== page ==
A Journey of Increasing Student Proficiency by Carrie Toth

 

toth classroom1

In Carrie Toth’s Classroom, proficiency is the focus!

In 2006 I began to dabble in teaching with comprehensible input through TPRS.  I had been to a one afternoon workshop and I knew just enough to be dangerous!  Even with all the blending of the textbook, mistakes, and missed opportunities, I knew my students were more interested in language than they’d ever been before!

Ten years have passed and I learn more and more every year!  From colleagues who share on Twitter and Facebook to those who share at conferences around the country, I love having the opportunity to grow because my growth leads to student growth!

With the Danielson evaluation on the horizon, I needed a way to collect data on my students.  We are a Dual Credit district and our admin does not want to pursue AP, so I decided to try the AAPPL from ACTFL!

In 2014, I administered the AAPPL for the first time.  My students had read 3 novels in level 1, 3 in level 2, 2 in level 3, and 1 in level 4.  Their results were good (I have heard it estimated that the national average after 4 years is around an intermediate low)!  

27% had an intermediate high in reading… but 27% also had an intermediate low and several even placed novice high!  

1

Listening was about the same (students report that the reading is the easiest part of the 4 section test).  Still a high percentage in that Intermediate low range!!!

2

In 2015, I added some novels.  We went to four novels in level 1, three in level 2, 3 in level 3, and two in level four.  Our results seemed to reflect the change with some improvement in the number of mid to high intermediate scores!  We jumped to 40% intermediate 5 and 40% intermediate 4!  

4 3

This year, 2016, I am not teaching level 1 and they are not reading novels, we read 4 in Spanish 2, four in Spanish 3, and 3 in Spanish 4.  The scores were unbelievable!  If you ever doubted the power of using comprehensible language and reading material (including FVR) in your classroom, these are the scores of my entire Spanish 4 class this year.  I have 35 of the 58 who began in Spanish 1 remaining in the fourth year!  This year I had 6 of 35 fall in the Advanced Low category in reading and 1 of 35 in listening!  67% were intermediate 5 (high) in reading… and 66% in listening!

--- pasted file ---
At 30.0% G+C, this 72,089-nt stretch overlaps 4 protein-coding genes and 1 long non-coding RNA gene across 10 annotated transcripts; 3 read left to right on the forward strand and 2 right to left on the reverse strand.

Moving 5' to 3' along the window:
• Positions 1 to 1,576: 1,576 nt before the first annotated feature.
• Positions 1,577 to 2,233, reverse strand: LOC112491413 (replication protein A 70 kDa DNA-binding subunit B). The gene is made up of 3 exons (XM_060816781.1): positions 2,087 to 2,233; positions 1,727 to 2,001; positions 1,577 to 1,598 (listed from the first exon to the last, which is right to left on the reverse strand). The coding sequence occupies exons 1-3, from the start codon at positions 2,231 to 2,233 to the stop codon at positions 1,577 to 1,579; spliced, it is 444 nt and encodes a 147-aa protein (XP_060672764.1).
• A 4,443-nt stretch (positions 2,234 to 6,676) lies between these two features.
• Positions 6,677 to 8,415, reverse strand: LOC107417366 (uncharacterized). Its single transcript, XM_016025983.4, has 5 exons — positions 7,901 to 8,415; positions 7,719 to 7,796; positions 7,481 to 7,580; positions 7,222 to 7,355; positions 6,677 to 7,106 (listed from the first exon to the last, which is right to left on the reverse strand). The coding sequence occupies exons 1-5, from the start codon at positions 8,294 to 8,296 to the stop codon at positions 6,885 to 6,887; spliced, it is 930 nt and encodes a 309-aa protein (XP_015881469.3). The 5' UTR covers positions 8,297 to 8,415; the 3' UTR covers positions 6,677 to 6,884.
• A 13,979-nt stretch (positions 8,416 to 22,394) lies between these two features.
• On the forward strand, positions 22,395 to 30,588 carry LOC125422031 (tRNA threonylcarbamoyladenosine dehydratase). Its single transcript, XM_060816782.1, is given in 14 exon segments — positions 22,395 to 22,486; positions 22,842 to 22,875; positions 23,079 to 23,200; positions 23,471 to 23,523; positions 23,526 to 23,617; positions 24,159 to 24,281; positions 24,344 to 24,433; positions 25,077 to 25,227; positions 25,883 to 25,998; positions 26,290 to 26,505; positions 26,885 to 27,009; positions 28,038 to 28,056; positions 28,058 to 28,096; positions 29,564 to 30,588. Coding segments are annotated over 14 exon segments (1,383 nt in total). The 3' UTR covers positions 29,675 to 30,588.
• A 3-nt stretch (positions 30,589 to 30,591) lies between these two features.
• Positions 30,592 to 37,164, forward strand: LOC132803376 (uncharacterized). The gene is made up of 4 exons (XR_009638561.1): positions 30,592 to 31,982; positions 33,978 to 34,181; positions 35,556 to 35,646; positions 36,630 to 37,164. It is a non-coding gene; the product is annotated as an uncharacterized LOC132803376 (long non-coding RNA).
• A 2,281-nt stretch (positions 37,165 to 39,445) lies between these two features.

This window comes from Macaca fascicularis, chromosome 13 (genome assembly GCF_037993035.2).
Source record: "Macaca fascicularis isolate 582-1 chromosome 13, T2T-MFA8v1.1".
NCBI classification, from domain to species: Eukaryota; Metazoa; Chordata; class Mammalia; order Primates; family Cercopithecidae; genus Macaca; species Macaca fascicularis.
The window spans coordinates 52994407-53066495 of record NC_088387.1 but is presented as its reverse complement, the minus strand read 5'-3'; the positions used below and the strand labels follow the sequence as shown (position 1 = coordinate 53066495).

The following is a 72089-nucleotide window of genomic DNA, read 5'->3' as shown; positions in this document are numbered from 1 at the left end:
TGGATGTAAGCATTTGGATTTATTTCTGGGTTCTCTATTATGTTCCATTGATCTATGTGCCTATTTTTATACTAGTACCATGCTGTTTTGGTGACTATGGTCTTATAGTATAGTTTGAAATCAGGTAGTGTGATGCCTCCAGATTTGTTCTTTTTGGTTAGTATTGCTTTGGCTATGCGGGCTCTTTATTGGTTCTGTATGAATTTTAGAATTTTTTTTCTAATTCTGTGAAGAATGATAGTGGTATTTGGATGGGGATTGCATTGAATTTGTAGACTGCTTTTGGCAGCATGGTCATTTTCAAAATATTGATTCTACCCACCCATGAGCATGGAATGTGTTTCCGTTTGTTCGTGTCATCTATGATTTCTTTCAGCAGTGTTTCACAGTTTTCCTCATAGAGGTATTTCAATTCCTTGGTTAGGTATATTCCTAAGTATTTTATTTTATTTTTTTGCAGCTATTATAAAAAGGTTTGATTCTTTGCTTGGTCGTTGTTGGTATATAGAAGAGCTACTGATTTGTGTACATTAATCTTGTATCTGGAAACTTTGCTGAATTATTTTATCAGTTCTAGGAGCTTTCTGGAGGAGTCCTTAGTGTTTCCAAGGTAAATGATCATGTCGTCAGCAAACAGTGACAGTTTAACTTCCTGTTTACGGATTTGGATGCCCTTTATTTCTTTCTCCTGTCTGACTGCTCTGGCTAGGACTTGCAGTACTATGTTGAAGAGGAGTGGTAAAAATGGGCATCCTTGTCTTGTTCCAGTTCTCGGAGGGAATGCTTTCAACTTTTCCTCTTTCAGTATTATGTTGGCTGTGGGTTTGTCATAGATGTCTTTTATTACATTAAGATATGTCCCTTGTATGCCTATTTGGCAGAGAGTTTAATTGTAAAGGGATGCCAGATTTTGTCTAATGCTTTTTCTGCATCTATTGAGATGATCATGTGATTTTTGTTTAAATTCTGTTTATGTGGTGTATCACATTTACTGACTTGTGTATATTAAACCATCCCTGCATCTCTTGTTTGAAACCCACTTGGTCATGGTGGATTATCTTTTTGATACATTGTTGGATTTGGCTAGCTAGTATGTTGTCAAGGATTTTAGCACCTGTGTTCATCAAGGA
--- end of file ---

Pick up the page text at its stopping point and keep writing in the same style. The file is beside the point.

5 reading 6 listening

I love how easy it is to set up and administer the AAPPL.  I test all seniors in these two categories and those who want to try to get the IL state Seal of Biliteracy can choose to take the speaking and writing sections as well.  Our students need a minimum of an i5 on the test to earn the seal, I’m hoping for a big class of students who are #2bilit2quit (our IL Seal of Biliteracy slogan!)  Check out @BillyBiLitSeal on Twitter and follow our hashtag if you want to bring the seal to your state!

Carrie Toth is a Spanish teacher from Illinois with over 20 years of teaching experience. She was the 2014 Central States Teacher of the Year. Carrie has authored La Calaca Alegre, La hija del sastre, and Bianca Nieves y los 7 toritos. She blogs at somewheretoshare.com and can be found on Twitter @senoraCMT. Join Carrie this summer as she presents at the iFLT conference in Chattanooga, Tennessee!

3 Comments

  1. Eve

    This is a fantastic blog post. I forwarded it to my colleagues in the hopes they will want to implement more novels as well. We are in our first year of reading class novels and I have so many questions! My two biggest questions – Do you teach all new vocabulary for each chapter? How do you do it? Also, I have the teacher guides for the novels I want to teach, do you do the comprehension questions for each chapter? That seems like it would get repetitive. I want to do more reading but feel really like the novelty could easily wear off.

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  2. Kathy Griffith

    This post is very inspiring. I only taught 2 novels in each of my Spanish 2 and 3 classes this year. I thought I’d be able to teach at least one more. There’s so much to teach, and I’m having trouble fitting it all in. Thank you for sharing this!

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  3. Carrie you are an inspiration! Thank you for being an advocate for World Language and for all of your support. Sharing your data and your journey to proficiency has been a huge help for our department. ¡¡MUCHAS GRACIAS!!

    Like

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